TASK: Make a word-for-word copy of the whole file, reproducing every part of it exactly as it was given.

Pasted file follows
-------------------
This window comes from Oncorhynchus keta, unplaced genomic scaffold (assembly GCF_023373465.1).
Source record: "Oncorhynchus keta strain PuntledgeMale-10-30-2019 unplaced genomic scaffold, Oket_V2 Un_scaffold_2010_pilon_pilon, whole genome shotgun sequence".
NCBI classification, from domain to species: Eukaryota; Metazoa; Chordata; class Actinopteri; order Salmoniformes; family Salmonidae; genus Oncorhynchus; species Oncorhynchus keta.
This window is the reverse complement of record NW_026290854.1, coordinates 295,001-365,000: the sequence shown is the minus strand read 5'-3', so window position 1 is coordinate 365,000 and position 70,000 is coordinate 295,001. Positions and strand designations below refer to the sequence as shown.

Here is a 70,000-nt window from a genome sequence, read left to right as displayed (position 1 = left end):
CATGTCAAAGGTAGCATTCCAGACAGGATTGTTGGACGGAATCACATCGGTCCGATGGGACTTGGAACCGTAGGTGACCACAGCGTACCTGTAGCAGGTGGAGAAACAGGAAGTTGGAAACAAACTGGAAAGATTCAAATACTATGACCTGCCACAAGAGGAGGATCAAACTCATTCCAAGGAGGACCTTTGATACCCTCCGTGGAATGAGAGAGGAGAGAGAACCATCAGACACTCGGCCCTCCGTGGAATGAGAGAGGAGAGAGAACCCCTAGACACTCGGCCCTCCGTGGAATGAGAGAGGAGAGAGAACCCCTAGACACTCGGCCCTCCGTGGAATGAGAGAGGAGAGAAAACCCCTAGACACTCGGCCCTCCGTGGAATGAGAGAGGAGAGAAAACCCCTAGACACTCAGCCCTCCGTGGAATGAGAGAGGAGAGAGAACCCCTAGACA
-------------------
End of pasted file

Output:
This window comes from Oncorhynchus keta, unplaced genomic scaffold (assembly GCF_023373465.1).
Source record: "Oncorhynchus keta strain PuntledgeMale-10-30-2019 unplaced genomic scaffold, Oket_V2 Un_scaffold_2010_pilon_pilon, whole genome shotgun sequence".
NCBI classification, from domain to species: Eukaryota; Metazoa; Chordata; class Actinopteri; order Salmoniformes; family Salmonidae; genus Oncorhynchus; species Oncorhynchus keta.
This window is the reverse complement of record NW_026290854.1, coordinates 295,001-365,000: the sequence shown is the minus strand read 5'-3', so window position 1 is coordinate 365,000 and position 70,000 is coordinate 295,001. Positions and strand designations below refer to the sequence as shown.

Here is a 70,000-nt window from a genome sequence, read left to right as displayed (position 1 = left end):
CATGTCAAAGGTAGCATTCCAGACAGGATTGTTGGACGGAATCACATCGGTCCGATGGGACTTGGAACCGTAGGTGACCACAGCGTACCTGTAGCAGGTGGAGAAACAGGAAGTTGGAAACAAACTGGAAAGATTCAAATACTATGACCTGCCACAAGAGGAGGATCAAACTCATTCCAAGGAGGACCTTTGATACCCTCCGTGGAATGAGAGAGGAGAGAGAACCATCAGACACTCGGCCCTCCGTGGAATGAGAGAGGAGAGAGAACCCCTAGACACTCGGCCCTCCGTGGAATGAGAGAGGAGAGAGAACCCCTAGACACTCGGCCCTCCGTGGAATGAGAGAGGAGAGAAAACCCCTAGACACTCGGCCCTCCGTGGAATGAGAGAGGAGAGAAAACCCCTAGACACTCAGCCCTCCGTGGAATGAGAGAGGAGAGAGAACCCCTAGACA